You know, it's a challenge.  There have been -- you know, on the one hand, there have been very few Web turnarounds.  There just haven't been very many.  I don't know if there have really been any big ones.  On the other hand, you know, I'd like to say it's hard to overestimate how screwed Apple was in 1997.  And then to see the huge turnaround under Steve proves that tech companies can, in fact, be turned around.  In fact, they can be turned around spectacularly, which I think was not actually known before Apple.

You know, the problem is there aren't a lot of Steve Jobs characters running around.  So, it's a big job to do what Marissa's doing to step into a company like that and to take on a challenge like that.

ANDY SERWER:  Right.  Yeah, there's a lot to talk about, Marc, obviously, software eats the world and Andreessen-Horowitz's strategy, and we're going to get to that, but I wanted to just drill down very quickly to I think your newest investment because it's emblematic of some of the things we'll be talking about, and that is GitHub.

MARC ANDREESSEN:  GitHub.

ANDY SERWER:  Can you say it like that?  Git?

MARC ANDREESSEN:  GitHub.

ANDY SERWER:  Because it's G-I-T?

MARC ANDREESSEN:  G-I-T.

ANDY SERWER:  Okay.  And I'm not sure how many people know what GitHub is.  I didn't until very recently, but Andreessen-Horowitz just invested $100 million in this company, which have been rather stealth in San Francisco until now.  So, why don't you talk a little bit about what they do, because it's not a straight shot, at least for me, and what you were thinking when you decided to invest.

MARC ANDREESSEN:  Yeah.  So, it's a fascinating company in a lot of different ways.  So, what it does, it's actually two things in one.  It's actually kind of -- it depends which angle you look at it from.

So, what it is, we call it "software eats software development."  So, it's an online platform, it's a software as a service company that provides a hosted environment for programmers to develop software.  And the heart of it is what's called a source code control system, which is one of the main tools programmers use.  So, it tracks all your software and all your updates and lets people work together on software.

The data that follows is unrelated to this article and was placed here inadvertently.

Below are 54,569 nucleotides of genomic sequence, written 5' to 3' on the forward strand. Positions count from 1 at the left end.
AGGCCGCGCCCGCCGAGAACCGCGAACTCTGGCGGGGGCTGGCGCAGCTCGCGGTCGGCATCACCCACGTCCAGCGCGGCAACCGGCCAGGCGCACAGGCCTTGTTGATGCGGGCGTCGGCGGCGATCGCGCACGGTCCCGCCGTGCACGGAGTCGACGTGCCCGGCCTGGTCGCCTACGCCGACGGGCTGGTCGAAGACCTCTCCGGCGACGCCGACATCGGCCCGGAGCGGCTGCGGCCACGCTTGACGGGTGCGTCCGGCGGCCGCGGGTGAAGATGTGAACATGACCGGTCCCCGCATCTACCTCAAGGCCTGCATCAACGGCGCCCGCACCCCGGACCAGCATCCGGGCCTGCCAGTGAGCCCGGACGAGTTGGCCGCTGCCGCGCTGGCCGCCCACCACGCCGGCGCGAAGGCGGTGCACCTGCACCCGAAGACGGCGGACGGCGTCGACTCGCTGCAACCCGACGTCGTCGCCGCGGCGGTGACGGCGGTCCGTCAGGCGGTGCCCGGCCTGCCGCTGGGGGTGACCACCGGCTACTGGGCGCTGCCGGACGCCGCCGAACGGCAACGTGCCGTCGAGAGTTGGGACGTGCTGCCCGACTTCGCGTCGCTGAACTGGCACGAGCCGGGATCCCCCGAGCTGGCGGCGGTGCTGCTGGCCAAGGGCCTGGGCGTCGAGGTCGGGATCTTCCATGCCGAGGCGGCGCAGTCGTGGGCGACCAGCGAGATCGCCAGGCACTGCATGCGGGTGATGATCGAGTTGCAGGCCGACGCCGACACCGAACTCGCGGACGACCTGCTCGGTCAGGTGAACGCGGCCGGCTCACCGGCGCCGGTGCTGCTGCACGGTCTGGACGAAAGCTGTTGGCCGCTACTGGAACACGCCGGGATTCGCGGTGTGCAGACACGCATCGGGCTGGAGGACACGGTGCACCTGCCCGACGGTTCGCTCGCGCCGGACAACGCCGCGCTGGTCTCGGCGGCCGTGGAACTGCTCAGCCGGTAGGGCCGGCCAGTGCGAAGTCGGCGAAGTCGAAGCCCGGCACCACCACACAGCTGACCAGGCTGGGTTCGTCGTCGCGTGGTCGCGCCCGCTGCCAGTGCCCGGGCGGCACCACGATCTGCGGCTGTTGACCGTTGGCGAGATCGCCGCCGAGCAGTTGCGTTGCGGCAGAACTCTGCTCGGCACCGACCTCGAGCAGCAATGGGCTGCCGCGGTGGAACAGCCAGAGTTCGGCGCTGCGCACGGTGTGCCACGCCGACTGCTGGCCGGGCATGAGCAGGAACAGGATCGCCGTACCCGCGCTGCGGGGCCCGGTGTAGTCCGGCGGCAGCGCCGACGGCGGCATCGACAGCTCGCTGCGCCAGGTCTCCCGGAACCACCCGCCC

It's the main software repository online for all the Open Source software.  So, all the Open Source software, a very large amount of the Open Source software lives in GitHub.  And then there's a huge advantage to putting your software into GitHub because the way people develop software these days is they tend to use a lot of Open Source software, even in commercial software projects.

So, if your software lives in GitHub, then you can automatically include all the Open Source software and the whole thing.  It's just the best way to develop software these days.  So, it's a very effective tool for that.

It's a new generation product into a business today that's a multi-billion-dollar business.  So, there's companies like Rational that are deriving billions of dollars of revenue for these kinds of things, so that's a big business.  That's one side of it.

The other side of it is it's a social network for coders.  And it's a social network in the sense of you have an account on GitHub like you would on LinkedIn or on Facebook, but it's not just things that you say or things that you post, it's actually your account on GitHub correlates to all the work that you do as a programmer developing software.

So, what happens is programmers are building their reputations on GitHub.  So, as a consequence, if you want to hire programmers, increasingly, you're going to go to GitHub because that's where the programmers are going to be, and that's where you're actually going to be able to see their work.  So, it's almost like a verticalized LinkedIn for coders, but with a tremendous opportunity to basically be the place where coders live.  And I think that's a big deal.